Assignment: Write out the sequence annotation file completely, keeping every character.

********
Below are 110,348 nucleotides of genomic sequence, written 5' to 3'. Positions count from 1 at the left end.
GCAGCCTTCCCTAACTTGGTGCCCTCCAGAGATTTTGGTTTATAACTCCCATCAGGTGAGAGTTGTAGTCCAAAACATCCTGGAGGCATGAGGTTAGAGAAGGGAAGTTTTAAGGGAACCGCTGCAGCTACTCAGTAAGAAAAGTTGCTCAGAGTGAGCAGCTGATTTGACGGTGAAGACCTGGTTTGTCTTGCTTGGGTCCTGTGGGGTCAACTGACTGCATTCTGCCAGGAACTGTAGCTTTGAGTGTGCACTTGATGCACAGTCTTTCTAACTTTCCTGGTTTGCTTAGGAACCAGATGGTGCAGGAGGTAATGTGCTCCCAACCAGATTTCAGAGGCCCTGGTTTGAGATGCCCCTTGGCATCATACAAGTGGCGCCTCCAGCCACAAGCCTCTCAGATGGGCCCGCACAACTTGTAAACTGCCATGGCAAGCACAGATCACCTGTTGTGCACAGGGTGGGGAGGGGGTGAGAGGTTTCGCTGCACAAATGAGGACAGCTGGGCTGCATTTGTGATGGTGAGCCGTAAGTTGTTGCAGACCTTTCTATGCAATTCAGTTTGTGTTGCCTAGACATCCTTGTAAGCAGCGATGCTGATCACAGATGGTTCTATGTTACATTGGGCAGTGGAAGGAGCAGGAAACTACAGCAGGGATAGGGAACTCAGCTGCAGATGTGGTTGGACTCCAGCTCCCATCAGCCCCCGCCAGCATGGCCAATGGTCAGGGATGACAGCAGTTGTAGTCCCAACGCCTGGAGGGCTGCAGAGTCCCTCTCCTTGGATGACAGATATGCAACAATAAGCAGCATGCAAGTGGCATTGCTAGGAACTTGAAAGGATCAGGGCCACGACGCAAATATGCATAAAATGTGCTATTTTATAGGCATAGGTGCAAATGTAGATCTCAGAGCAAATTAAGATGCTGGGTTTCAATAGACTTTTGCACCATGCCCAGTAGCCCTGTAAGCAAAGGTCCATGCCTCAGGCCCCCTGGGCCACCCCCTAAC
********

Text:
Below are 110,348 nucleotides of genomic sequence, written 5' to 3'. Positions count from 1 at the left end.
GCAGCCTTCCCTAACTTGGTGCCCTCCAGAGATTTTGGTTTATAACTCCCATCAGGTGAGAGTTGTAGTCCAAAACATCCTGGAGGCATGAGGTTAGAGAAGGGAAGTTTTAAGGGAACCGCTGCAGCTACTCAGTAAGAAAAGTTGCTCAGAGTGAGCAGCTGATTTGACGGTGAAGACCTGGTTTGTCTTGCTTGGGTCCTGTGGGGTCAACTGACTGCATTCTGCCAGGAACTGTAGCTTTGAGTGTGCACTTGATGCACAGTCTTTCTAACTTTCCTGGTTTGCTTAGGAACCAGATGGTGCAGGAGGTAATGTGCTCCCAACCAGATTTCAGAGGCCCTGGTTTGAGATGCCCCTTGGCATCATACAAGTGGCGCCTCCAGCCACAAGCCTCTCAGATGGGCCCGCACAACTTGTAAACTGCCATGGCAAGCACAGATCACCTGTTGTGCACAGGGTGGGGAGGGGGTGAGAGGTTTCGCTGCACAAATGAGGACAGCTGGGCTGCATTTGTGATGGTGAGCCGTAAGTTGTTGCAGACCTTTCTATGCAATTCAGTTTGTGTTGCCTAGACATCCTTGTAAGCAGCGATGCTGATCACAGATGGTTCTATGTTACATTGGGCAGTGGAAGGAGCAGGAAACTACAGCAGGGATAGGGAACTCAGCTGCAGATGTGGTTGGACTCCAGCTCCCATCAGCCCCCGCCAGCATGGCCAATGGTCAGGGATGACAGCAGTTGTAGTCCCAACGCCTGGAGGGCTGCAGAGTCCCTCTCCTTGGATGACAGATATGCAACAATAAGCAGCATGCAAGTGGCATTGCTAGGAACTTGAAAGGATCAGGGCCACGACGCAAATATGCATAAAATGTGCTATTTTATAGGCATAGGTGCAAATGTAGATCTCAGAGCAAATTAAGATGCTGGGTTTCAATAGACTTTTGCACCATGCCCAGTAGCCCTGTAAGCAAAGGTCCATGCCTCAGGCCCCCTGGGCCACCCCCTAAC